Thomas Henry Sage VC

b. 08/12/1882 Tiverton, Devon. d. 20/07/1945 Tiverton, Devon.

Thomas Henry Sage (1882-1945) was born at Ham Lane, Tiverton, Devon on 8th December 1882. His father, Thomas William Sage, a stonemason, was born in New York, USA. At the time of Thomas junior’s birth he was working for Tiverton Town Council and living in Barrington Street. He married Jessie Laura Osmond, a silk winder, in 1882. Thomas had two sisters, Jessie (born in 1884, died 1885) and Mabel (born 1886).

Thomas H Sage VC

Thomas was educated at Chilcot’s School, Tiverton and was a member of the Church Lads’ Brigade. He was employed as a blacksmith by Mr Pethwick in Newport Street, Tiverton and later worked for Messrs Starkey, Knight and Ford’s Brewery. Thomas married Evelyn Maud Langworthy, a general servant, in 1907 in Tiverton. They went on to have five children – Beatrice Annie (born 1907), Clifford Cecil (born 1910), Stanley (born 1914), Irene (born 1916) and Charles (born 1921).

Thomas enlisted on 10th December 1914 and went to France after 31st December 1915. Little is known about his war service prior to his actions which led to the award of the Victoria Cross. On 4th October 1917 at Tower Hamlets Spur, east of Ypres, Belgium, Private Sage was in a shell-hole with eight other men, one of whom was shot while throwing a bomb which fell back into the shell-hole. Private Sage, with great presence of mind, immediately threw himself on it, and so saved the lives of several of his comrades, although he himself was severely wounded.

Thomas was evacuated following his VC action and was treated at Horton (County of London) War Hospital, Epsom, Surrey. His missing eyelid was restored by surgeons and some shrapnel was removed from his thigh, but several pieces remained for the rest of his life. He had recovered sufficiently by 2nd February 1918 to travel to London for the presentation of an illuminated address by the London Tivertonians. He was fitted with an artificial eye and on 8th March returned to Tiverton to a tumultuous welcome and received £100 in War Bonds and a case of Treasury notes. He was discharged on 24th May 1918 no longer fit for service. He received his VC from King George V at Buckingham Palace on 16th November 1918.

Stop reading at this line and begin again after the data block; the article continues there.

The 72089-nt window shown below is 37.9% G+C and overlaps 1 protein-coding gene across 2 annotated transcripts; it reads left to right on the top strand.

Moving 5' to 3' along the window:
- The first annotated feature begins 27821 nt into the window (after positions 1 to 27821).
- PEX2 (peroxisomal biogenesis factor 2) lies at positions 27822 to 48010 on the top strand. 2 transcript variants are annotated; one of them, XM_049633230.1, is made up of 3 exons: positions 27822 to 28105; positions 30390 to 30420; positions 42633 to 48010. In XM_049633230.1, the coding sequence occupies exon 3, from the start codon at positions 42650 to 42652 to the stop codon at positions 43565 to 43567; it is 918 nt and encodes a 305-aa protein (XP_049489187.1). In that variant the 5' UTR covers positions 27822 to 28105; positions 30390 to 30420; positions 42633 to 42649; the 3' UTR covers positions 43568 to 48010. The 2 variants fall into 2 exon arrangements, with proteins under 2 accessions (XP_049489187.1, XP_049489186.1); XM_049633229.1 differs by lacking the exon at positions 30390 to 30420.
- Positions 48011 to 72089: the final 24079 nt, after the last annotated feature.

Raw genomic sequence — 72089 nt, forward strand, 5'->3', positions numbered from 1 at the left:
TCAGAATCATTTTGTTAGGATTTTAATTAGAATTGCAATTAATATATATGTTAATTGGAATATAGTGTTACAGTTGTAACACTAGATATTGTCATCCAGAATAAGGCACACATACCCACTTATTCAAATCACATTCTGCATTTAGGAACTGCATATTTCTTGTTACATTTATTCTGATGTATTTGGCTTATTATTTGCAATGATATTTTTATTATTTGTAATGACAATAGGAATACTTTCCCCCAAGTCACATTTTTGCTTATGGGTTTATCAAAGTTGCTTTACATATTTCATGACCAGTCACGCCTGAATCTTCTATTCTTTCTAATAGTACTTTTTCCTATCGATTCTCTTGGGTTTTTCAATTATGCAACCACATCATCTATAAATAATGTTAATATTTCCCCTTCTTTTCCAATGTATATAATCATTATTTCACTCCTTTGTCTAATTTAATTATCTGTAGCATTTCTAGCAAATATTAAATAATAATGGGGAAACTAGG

Thomas returned to work at the brewery. On 26th June 1920 he attended the VC Garden Party, and in 1929 attended the VC Dinner at the House of Lords. He was part of a notable trio of West Country VCs with George Onions and Theodore Veale. His wife died in 1932 and he had to give up work at the brewery due to poor health in 1933. He later became a caretaker of the Tiverton TA Drill Hall.

Thomas died at 44 Council Gardens, Tiverton on 20th July 1945 and was buried in Tiverton Cemetery. A headstone was placed over his grave on 6th December 1986 by the Somerset Light Infantry Association. In addition to his VC, he was also awarded the British War Medal 1914-20, Victory Medal 1914-19 and George VI Coronation Medal 1937. The VC is held privately, though a replica group is held at the Somerset Military Museum, Taunton Castle, Somerset.






Kevin Brazier – Images of the Sage VC grave and the accompanying cemetery map of Tiverton Cemetery.

Steve Lee – Image of the Sage VC Stone in Tiverton.